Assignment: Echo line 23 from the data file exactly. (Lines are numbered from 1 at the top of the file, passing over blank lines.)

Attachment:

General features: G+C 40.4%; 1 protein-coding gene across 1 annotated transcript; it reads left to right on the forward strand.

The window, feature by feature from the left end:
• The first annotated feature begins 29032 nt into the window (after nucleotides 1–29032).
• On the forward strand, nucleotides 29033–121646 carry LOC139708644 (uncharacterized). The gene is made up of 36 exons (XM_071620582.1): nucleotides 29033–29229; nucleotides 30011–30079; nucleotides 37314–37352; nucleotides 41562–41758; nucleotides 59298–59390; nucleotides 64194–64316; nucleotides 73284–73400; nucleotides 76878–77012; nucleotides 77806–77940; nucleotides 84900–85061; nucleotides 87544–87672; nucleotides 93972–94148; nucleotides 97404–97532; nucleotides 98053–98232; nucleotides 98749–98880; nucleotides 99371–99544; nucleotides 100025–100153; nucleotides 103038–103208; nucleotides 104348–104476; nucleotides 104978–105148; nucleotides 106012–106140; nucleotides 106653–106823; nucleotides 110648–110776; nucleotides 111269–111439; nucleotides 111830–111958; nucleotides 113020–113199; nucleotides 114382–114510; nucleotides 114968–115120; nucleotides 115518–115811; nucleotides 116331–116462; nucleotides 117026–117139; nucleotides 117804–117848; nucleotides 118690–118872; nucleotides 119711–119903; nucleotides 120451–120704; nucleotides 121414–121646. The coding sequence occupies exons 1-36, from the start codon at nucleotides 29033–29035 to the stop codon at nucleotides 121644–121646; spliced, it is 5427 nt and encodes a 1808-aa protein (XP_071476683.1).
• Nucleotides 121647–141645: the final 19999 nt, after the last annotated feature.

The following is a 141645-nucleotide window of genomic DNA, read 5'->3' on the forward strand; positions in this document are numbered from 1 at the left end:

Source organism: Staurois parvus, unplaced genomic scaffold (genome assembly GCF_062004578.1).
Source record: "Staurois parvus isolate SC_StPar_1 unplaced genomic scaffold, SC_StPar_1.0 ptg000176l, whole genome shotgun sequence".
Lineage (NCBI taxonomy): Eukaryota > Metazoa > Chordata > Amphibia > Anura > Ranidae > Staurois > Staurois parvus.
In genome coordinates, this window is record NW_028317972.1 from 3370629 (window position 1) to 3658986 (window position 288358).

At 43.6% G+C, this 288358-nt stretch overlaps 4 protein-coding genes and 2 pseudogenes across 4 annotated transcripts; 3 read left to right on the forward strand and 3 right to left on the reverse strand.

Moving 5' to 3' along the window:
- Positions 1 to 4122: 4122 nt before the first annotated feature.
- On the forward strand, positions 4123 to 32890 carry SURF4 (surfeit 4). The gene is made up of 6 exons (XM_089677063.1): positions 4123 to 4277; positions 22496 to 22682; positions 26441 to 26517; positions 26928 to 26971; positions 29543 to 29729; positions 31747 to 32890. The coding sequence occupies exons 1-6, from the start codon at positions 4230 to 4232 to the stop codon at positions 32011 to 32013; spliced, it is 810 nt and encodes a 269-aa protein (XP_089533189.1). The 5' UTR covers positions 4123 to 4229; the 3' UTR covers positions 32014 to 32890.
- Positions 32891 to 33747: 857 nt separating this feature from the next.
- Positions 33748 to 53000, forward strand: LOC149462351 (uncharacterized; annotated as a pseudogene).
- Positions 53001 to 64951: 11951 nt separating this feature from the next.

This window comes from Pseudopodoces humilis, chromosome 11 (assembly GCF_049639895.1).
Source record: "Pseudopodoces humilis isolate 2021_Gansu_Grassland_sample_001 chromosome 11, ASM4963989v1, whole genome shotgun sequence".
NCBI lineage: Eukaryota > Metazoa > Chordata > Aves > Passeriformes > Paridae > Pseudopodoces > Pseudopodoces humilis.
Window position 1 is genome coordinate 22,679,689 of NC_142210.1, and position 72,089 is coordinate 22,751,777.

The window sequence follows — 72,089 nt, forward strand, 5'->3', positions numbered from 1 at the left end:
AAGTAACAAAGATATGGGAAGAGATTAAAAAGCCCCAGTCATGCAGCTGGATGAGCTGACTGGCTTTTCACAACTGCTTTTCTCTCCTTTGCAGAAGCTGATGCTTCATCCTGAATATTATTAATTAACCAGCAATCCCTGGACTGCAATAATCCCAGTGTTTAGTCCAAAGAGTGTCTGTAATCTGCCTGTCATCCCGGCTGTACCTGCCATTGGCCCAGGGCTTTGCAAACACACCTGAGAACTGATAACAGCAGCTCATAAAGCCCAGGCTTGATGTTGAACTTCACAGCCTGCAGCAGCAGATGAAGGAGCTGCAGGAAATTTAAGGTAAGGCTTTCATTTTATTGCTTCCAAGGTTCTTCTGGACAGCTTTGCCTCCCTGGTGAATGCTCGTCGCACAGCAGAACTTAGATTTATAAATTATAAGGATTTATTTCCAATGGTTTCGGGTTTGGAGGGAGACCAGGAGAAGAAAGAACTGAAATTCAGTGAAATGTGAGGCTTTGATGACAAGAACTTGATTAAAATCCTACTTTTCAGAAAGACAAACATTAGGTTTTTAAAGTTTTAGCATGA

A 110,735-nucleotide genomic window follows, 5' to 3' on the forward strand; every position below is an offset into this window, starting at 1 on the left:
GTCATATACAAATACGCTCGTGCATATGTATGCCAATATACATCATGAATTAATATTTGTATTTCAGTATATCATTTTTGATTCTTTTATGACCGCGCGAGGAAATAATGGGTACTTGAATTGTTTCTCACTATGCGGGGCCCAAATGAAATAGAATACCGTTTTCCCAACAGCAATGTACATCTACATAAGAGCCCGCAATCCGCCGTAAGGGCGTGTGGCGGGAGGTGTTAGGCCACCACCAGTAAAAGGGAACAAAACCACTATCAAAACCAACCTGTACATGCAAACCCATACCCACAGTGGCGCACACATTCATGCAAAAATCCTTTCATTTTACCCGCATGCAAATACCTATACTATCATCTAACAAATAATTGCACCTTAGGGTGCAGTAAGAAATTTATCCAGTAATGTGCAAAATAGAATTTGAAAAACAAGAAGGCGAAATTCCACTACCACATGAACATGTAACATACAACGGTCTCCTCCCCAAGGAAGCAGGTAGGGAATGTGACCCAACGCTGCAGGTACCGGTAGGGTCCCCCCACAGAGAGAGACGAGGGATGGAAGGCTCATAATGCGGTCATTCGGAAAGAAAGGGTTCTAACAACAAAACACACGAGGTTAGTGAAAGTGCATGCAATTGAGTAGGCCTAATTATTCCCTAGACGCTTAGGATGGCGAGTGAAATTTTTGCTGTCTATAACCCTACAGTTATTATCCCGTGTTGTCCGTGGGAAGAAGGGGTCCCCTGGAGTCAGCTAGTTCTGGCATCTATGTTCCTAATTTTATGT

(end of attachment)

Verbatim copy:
AAGTAACAAAGATATGGGAAGAGATTAAAAAGCCCCAGTCATGCAGCTGGATGAGCTGACTGGCTTTTCACAACTGCTTTTCTCTCCTTTGCAGAAGCTGATGCTTCATCCTGAATATTATTAATTAACCAGCAATCCCTGGACTGCAATAATCCCAGTGTTTAGTCCAAAGAGTGTCTGTAATCTGCCTGTCATCCCGGCTGTACCTGCCATTGGCCCAGGGCTTTGCAAACACACCTGAGAACTGATAACAGCAGCTCATAAAGCCCAGGCTTGATGTTGAACTTCACAGCCTGCAGCAGCAGATGAAGGAGCTGCAGGAAATTTAAGGTAAGGCTTTCATTTTATTGCTTCCAAGGTTCTTCTGGACAGCTTTGCCTCCCTGGTGAATGCTCGTCGCACAGCAGAACTTAGATTTATAAATTATAAGGATTTATTTCCAATGGTTTCGGGTTTGGAGGGAGACCAGGAGAAGAAAGAACTGAAATTCAGTGAAATGTGAGGCTTTGATGACAAGAACTTGATTAAAATCCTACTTTTCAGAAAGACAAACATTAGGTTTTTAAAGTTTTAGCATGA